THE PREMISE OF SOLAR ENERGY IS SIMPLE: roof panels collect sunlight and convert it into energy, which can be stored in battery form until needed. However, there’s an intricacy to getting it right that goes beyond mere installation. At Vermilion, we undertake a tremendous amount of complex pre-planning to guarantee the system you want is the system you need, and that it’s financially feasible. Once it’s installed, we continue to work with you to ensure things run smoothly for the lifetime of your home.
Below is what you can expect from us throughout this process:
We will come to your home or site for a free consultation and look at things like your home’s location, roof or land access to solar, and your home’s structure and electrical.
We will give you a proposal for the best course of action in accordance to your needs. This includes a layout of the panels, load calculations, itemized list of materials and cost, and savings projection.
Planning or Permit Interconnection agreement
After agreeing to a proposal, we will submit the plans for a permit and contact AEP to set up your contract for Net Metering and an Interconnection Agreement. This is so AEP can give you money in exchange for generating electricity. This will take a few weeks to complete.
We Install the panels and equipment. Size and scope can add or reduce the number of days this will take.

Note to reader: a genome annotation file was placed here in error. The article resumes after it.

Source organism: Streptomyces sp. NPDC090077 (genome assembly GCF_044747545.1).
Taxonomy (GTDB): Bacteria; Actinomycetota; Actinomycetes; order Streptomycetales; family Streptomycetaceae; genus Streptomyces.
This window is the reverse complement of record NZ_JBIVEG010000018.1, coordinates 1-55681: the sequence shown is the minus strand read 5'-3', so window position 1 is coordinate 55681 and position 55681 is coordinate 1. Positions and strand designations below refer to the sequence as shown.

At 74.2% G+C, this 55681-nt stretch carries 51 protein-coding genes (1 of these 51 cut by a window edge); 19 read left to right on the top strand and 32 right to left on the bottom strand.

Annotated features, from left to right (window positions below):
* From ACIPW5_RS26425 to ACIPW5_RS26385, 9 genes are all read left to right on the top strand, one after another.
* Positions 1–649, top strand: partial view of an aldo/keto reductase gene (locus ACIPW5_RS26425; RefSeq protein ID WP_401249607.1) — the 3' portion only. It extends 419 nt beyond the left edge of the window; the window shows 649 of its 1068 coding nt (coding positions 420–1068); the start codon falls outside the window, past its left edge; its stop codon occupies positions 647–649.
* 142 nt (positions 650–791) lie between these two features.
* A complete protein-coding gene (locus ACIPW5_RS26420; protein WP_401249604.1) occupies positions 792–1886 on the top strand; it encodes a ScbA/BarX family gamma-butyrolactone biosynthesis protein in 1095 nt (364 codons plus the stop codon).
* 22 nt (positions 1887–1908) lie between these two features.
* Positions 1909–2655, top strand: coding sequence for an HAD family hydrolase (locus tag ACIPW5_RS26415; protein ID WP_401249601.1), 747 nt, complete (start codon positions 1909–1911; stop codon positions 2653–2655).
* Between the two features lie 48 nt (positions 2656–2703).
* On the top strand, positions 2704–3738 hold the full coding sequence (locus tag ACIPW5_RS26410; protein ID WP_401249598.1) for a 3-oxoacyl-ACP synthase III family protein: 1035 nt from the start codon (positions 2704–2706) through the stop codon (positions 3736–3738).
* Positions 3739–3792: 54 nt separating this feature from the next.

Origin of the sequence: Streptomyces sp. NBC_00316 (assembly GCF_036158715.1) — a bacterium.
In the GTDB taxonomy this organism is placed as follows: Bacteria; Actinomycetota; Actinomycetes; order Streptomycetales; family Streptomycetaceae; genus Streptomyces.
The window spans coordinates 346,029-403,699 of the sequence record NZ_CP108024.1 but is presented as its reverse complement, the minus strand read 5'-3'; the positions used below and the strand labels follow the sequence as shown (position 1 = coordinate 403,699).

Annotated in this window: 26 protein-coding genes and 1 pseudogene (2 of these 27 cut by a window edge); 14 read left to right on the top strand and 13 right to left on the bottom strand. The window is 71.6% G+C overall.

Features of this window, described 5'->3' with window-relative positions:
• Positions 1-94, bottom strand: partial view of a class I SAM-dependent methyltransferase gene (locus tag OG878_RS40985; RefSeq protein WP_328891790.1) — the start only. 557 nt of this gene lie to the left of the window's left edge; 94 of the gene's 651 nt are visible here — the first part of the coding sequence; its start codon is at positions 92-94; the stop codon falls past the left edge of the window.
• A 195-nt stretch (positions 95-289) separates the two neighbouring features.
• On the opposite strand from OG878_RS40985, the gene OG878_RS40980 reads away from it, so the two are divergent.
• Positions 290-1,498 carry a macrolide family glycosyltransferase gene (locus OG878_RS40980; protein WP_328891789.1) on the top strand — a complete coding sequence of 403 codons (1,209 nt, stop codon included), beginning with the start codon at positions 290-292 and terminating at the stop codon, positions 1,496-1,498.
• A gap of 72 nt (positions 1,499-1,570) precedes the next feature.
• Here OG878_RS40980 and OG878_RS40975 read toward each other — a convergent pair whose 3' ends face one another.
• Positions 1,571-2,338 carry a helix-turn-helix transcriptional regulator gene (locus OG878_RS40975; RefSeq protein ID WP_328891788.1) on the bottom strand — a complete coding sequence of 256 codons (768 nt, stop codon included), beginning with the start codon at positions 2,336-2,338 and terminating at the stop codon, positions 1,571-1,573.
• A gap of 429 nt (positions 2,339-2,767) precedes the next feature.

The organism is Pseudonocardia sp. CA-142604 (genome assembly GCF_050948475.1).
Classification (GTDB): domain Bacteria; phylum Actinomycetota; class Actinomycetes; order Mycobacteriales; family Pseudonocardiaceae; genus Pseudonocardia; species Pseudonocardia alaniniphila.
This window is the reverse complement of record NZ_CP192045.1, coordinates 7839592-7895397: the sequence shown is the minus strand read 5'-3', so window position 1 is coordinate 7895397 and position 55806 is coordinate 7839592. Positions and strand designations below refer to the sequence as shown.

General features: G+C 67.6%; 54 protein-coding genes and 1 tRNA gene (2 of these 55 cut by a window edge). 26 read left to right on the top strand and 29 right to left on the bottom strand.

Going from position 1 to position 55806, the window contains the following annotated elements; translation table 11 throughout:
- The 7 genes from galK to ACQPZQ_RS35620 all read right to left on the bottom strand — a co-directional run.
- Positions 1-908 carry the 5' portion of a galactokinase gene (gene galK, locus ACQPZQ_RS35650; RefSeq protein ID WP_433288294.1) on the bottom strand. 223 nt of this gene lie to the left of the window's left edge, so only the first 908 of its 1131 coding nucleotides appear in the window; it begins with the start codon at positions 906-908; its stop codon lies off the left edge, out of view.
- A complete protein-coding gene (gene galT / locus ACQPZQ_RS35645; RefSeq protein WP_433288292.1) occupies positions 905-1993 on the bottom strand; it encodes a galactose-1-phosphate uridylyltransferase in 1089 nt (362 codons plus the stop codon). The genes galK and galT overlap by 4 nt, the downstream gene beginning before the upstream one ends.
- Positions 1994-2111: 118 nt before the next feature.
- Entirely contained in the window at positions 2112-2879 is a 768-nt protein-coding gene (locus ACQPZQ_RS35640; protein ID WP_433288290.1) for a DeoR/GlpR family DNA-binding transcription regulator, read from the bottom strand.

We will set up a monitoring service with SolarEdge. Once you have an account you can get alerts and see data incoming from your panels. We will have access to the monitoring service, and will get alerts if something goes wrong. This will be for the lifetime of the system. The only other thing to do is to enjoy the savings!
Vermilion Solar Model
During the consolation we will determine the best way to implement a solar array. Factors like roof age, tree coverage, south, east, and west facing roof sizes and access, and location will be considered. The size of the array will be affected by:
1. Your budget
2. How much of your electric bill you want to cover
3. The above factors. The system is usually sized by the summer usage, when you will get the most sun. The summer is when you will receive an income (on a monthly average) for producing energy and selling it back to the power company. The winter is when you will use the most amount of grid electricity, so there might be some money due with the electric bill. The idea is that you get as close to zero on a yearly average: receiving money in the summer, and giving in the winter.